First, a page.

The first step of planning a season is identifying the dates that you want to hit a home run.  For me in 2011 those dates are: 5/20 (Triple T), 10/8 (Kona), 11/21 (Ironman Arizona).

To simplify the discussion we’ll ignore the November date, that is a unique case that we’ll deal with at a different time.

So we’ve got 5/20 (5/21, 5/22) and 10/8 as the key dates for 2011.  Next we identify the dates 12 weeks out from those races – where we “start” training for them.  Those turn out to be 2/28/2011 and 7/18/2011.

Some other things we ought to note:

  • We have 8 weeks between the Triple-T and the “start” date for Kona.
  • We have 12 weeks from now until the “start” date for the Triple-T

This allows you to visualize your season in blocks – which allows you to easily assign objectives to the blocks, depending on what your objectives you can even break each block into sub-blocks.

So my season consists of the follow

  • 17 week block which started 11/1/2010, that has 12 weeks remaining
  • 12 week block starting 2/28/2011 and ending with the Triple T
  • 8 week block starting 5/23/2011 and ending 7/17/2011
  • 12 week block starting 7/18/2011 and ending with Kona
  • 6 week block starting 10/10/2011 and ending with Ironman Arizona

So what are the objectives I’ve attached to each of these block?

17 week block – raise my FTP as high as I can while not allowing my run or swim to fall backwards.  Optimally I’d raise my VDOT during this period also.  Even though I’ve identified my cycling as a weakness, I can’t simply improve my bike and disregard the swim and run.   I’ve broken this block into 4 sub blocks – one is focused on short FTP efforts to get used to the sensation, another is focused on longer FTP efforts, a third is focused on VO2Max efforts, while a fourth is focused on a mix of FTP, VO2Max and stamina.  This block will end with a down week.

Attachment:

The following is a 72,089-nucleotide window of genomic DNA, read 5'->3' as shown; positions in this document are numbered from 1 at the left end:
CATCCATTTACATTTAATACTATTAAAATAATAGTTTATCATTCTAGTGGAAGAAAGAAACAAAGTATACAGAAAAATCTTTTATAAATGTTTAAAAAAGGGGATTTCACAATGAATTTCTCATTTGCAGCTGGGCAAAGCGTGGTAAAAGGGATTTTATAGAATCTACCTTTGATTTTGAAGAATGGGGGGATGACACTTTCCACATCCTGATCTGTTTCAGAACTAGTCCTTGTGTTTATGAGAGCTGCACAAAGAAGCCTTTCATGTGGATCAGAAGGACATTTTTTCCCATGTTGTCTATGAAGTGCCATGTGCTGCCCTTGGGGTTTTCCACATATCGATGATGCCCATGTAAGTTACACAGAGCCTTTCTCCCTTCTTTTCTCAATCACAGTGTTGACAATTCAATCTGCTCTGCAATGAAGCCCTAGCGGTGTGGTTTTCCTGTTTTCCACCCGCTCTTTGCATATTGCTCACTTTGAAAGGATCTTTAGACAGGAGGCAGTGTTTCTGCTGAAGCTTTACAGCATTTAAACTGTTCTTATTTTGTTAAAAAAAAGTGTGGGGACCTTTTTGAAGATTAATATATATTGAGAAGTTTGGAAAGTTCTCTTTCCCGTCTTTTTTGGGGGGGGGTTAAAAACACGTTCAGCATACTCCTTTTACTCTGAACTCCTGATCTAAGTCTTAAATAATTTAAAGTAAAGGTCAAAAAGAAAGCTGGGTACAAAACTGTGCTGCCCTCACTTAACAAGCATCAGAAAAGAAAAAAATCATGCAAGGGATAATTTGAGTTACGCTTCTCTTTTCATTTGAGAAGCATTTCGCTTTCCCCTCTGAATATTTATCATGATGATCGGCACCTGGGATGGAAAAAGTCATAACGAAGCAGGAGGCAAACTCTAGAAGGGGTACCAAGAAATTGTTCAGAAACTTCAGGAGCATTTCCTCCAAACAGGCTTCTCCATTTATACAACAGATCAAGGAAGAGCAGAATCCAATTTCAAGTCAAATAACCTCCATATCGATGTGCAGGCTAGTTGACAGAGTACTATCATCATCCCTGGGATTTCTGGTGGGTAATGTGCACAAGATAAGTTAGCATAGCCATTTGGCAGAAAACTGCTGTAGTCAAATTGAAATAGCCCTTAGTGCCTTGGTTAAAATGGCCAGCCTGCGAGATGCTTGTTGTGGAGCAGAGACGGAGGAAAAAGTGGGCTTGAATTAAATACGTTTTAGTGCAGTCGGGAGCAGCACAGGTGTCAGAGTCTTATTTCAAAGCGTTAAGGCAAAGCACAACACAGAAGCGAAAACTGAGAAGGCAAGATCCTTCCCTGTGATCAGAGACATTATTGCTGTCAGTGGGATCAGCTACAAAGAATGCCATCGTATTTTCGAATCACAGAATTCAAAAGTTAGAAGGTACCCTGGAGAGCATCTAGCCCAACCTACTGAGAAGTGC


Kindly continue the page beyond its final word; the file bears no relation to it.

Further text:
12 week block #1 – The focus will switch from building the bike and maintaining the swim and run, to focusing on the specific demands of the Triple T.  Another key piece of this block is the concept of training to train for Kona.

8 week block – Currently I’m planning to have fun during these 8 weeks.  I’m going to try to race a lot, train a fair amount and get away from the grind of training.  All while trying to make sure I’m prepared for the final 12 week block before Kona.

12 week block #2 – Basically a repeat of block #1, but focused a bit more on a true Ironman distance race.

6 week block – Recover and hang on.

From here it’s a short leap to taking the objectives for each period and developing a roughly structure of key workouts to accomplish those objectives.  This structure should get looked at on a weekly basis and fleshed out for each coming week.

I’ll leave you with two pieces of advice: once you’ve laid the season out – stay focused on the task at hand – the workout of the day.  It’s easy for us to allow our goals to change from goals that motivate to expectations that trick us into thinking that it’s simply going to happen.

It will only happen if you make it happen.

The second piece of advice is to keep the faith.  Once you’ve laid out the plan and are confident in it – as you move through the plan don’t be afraid to make adjustments here and there, but don’t jumpship.  There will be days when you get fed up and are ready to give up on your plan – don’t.  Remember the first piece of advice about goals and expectations, and hold on for just a bit longer – it can only stay dark for so long.